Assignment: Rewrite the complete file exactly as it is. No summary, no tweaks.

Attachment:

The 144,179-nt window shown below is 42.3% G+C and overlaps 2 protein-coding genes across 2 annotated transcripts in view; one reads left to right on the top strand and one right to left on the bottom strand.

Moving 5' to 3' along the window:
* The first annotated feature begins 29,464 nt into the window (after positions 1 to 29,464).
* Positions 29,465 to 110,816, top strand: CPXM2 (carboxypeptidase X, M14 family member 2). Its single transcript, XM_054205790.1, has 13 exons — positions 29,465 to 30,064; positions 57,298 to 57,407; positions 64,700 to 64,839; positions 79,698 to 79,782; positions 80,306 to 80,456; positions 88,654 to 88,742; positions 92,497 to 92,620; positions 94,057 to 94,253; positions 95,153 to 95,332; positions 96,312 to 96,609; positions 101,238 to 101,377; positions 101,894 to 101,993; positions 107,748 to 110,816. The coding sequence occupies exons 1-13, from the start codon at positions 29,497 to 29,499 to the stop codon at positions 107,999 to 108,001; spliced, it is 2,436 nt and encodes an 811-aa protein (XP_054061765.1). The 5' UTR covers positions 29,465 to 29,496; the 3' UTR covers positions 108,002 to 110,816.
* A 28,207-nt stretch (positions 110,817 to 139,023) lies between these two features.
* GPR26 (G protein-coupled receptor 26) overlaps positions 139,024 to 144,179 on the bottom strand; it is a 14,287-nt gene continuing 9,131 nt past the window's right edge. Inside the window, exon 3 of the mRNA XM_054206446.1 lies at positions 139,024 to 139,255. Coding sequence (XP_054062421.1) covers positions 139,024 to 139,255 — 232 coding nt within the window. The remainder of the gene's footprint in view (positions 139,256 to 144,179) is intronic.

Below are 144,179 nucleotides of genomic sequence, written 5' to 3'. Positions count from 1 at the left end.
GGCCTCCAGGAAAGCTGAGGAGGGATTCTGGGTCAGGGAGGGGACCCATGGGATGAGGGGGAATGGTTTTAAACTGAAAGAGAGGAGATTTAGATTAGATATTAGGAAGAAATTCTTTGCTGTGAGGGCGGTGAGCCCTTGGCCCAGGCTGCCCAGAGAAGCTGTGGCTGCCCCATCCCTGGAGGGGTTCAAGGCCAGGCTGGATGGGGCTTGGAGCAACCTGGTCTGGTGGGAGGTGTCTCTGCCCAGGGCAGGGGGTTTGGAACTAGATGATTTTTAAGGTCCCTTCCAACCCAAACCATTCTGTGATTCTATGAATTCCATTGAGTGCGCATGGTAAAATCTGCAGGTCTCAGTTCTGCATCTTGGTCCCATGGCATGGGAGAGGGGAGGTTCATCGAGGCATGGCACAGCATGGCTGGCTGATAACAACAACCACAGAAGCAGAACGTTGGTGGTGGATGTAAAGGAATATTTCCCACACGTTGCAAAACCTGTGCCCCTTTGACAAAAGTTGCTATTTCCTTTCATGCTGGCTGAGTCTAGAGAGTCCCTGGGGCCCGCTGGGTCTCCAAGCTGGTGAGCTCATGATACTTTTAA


The 144,179-nt window shown below is 42.3% G+C and overlaps 2 protein-coding genes across 2 annotated transcripts in view; one reads left to right on the top strand and one right to left on the bottom strand.

Moving 5' to 3' along the window:
* The first annotated feature begins 29,464 nt into the window (after positions 1 to 29,464).
* Positions 29,465 to 110,816, top strand: CPXM2 (carboxypeptidase X, M14 family member 2). Its single transcript, XM_054205790.1, has 13 exons — positions 29,465 to 30,064; positions 57,298 to 57,407; positions 64,700 to 64,839; positions 79,698 to 79,782; positions 80,306 to 80,456; positions 88,654 to 88,742; positions 92,497 to 92,620; positions 94,057 to 94,253; positions 95,153 to 95,332; positions 96,312 to 96,609; positions 101,238 to 101,377; positions 101,894 to 101,993; positions 107,748 to 110,816. The coding sequence occupies exons 1-13, from the start codon at positions 29,497 to 29,499 to the stop codon at positions 107,999 to 108,001; spliced, it is 2,436 nt and encodes an 811-aa protein (XP_054061765.1). The 5' UTR covers positions 29,465 to 29,496; the 3' UTR covers positions 108,002 to 110,816.
* A 28,207-nt stretch (positions 110,817 to 139,023) lies between these two features.
* GPR26 (G protein-coupled receptor 26) overlaps positions 139,024 to 144,179 on the bottom strand; it is a 14,287-nt gene continuing 9,131 nt past the window's right edge. Inside the window, exon 3 of the mRNA XM_054206446.1 lies at positions 139,024 to 139,255. Coding sequence (XP_054062421.1) covers positions 139,024 to 139,255 — 232 coding nt within the window. The remainder of the gene's footprint in view (positions 139,256 to 144,179) is intronic.

Below are 144,179 nucleotides of genomic sequence, written 5' to 3'. Positions count from 1 at the left end.
GGCCTCCAGGAAAGCTGAGGAGGGATTCTGGGTCAGGGAGGGGACCCATGGGATGAGGGGGAATGGTTTTAAACTGAAAGAGAGGAGATTTAGATTAGATATTAGGAAGAAATTCTTTGCTGTGAGGGCGGTGAGCCCTTGGCCCAGGCTGCCCAGAGAAGCTGTGGCTGCCCCATCCCTGGAGGGGTTCAAGGCCAGGCTGGATGGGGCTTGGAGCAACCTGGTCTGGTGGGAGGTGTCTCTGCCCAGGGCAGGGGGTTTGGAACTAGATGATTTTTAAGGTCCCTTCCAACCCAAACCATTCTGTGATTCTATGAATTCCATTGAGTGCGCATGGTAAAATCTGCAGGTCTCAGTTCTGCATCTTGGTCCCATGGCATGGGAGAGGGGAGGTTCATCGAGGCATGGCACAGCATGGCTGGCTGATAACAACAACCACAGAAGCAGAACGTTGGTGGTGGATGTAAAGGAATATTTCCCACACGTTGCAAAACCTGTGCCCCTTTGACAAAAGTTGCTATTTCCTTTCATGCTGGCTGAGTCTAGAGAGTCCCTGGGGCCCGCTGGGTCTCCAAGCTGGTGAGCTCATGATACTTTTAA